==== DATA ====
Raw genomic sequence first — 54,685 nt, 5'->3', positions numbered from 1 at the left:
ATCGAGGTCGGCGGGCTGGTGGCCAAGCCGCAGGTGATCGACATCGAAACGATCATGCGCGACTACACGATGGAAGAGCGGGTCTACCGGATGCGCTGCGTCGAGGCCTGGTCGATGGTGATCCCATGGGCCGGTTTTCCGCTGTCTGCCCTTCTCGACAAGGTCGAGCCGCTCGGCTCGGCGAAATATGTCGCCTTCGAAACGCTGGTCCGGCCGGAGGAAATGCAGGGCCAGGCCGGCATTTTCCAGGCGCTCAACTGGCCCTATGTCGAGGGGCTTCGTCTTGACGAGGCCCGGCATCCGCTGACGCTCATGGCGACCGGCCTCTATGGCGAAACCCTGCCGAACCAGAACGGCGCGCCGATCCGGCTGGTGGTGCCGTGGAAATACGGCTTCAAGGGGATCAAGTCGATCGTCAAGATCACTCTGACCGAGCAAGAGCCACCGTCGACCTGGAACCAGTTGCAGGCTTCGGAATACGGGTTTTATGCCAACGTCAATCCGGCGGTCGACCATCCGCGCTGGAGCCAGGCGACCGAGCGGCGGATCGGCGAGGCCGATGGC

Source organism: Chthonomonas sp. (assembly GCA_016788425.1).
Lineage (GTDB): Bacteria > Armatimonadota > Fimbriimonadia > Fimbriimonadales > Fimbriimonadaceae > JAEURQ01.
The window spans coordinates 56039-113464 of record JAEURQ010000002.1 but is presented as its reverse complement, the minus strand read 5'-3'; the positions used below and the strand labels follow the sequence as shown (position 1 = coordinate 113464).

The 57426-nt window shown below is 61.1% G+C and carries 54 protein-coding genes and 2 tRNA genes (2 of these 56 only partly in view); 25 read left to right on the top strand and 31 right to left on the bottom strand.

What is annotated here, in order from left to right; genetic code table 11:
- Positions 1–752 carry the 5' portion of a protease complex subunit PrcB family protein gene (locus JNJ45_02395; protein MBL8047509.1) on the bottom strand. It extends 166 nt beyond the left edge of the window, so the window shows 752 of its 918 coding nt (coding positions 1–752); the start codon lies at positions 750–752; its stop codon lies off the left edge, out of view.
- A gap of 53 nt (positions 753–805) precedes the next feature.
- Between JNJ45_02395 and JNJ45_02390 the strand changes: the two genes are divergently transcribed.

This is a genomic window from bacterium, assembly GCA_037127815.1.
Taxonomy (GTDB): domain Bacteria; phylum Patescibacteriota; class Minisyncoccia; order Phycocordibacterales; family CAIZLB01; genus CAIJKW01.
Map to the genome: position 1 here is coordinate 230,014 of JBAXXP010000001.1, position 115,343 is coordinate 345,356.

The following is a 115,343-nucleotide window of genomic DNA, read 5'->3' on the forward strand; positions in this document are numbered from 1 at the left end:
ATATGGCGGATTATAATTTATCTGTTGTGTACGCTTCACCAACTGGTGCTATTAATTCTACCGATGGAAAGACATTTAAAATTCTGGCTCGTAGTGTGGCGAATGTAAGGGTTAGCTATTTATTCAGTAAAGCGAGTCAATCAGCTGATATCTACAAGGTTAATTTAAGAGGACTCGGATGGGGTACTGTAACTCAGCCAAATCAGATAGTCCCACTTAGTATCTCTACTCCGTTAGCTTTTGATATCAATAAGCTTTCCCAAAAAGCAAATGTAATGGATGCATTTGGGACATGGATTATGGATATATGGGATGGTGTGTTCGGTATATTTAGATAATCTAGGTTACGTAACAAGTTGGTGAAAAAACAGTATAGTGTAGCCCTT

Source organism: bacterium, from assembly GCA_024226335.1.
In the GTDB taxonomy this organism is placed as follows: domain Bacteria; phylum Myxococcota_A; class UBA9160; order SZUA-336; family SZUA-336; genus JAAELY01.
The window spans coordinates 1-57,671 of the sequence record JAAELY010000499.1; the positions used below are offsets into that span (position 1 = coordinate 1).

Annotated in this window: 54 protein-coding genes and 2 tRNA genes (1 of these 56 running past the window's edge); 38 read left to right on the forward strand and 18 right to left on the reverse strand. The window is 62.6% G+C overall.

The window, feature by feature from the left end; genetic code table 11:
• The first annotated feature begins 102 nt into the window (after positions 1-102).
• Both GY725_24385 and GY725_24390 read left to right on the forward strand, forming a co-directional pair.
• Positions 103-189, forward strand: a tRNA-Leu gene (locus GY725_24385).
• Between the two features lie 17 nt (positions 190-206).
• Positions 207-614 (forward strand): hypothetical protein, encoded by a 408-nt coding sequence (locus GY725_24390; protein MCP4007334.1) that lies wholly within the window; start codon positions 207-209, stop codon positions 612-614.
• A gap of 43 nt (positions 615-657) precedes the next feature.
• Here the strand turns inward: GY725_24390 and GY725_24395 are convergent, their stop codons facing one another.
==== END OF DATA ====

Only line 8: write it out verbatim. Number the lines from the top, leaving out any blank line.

- Positions 1–752 carry the 5' portion of a protease complex subunit PrcB family protein gene (locus JNJ45_02395; protein MBL8047509.1) on the bottom strand. It extends 166 nt beyond the left edge of the window, so the window shows 752 of its 918 coding nt (coding positions 1–752); the start codon lies at positions 750–752; its stop codon lies off the left edge, out of view.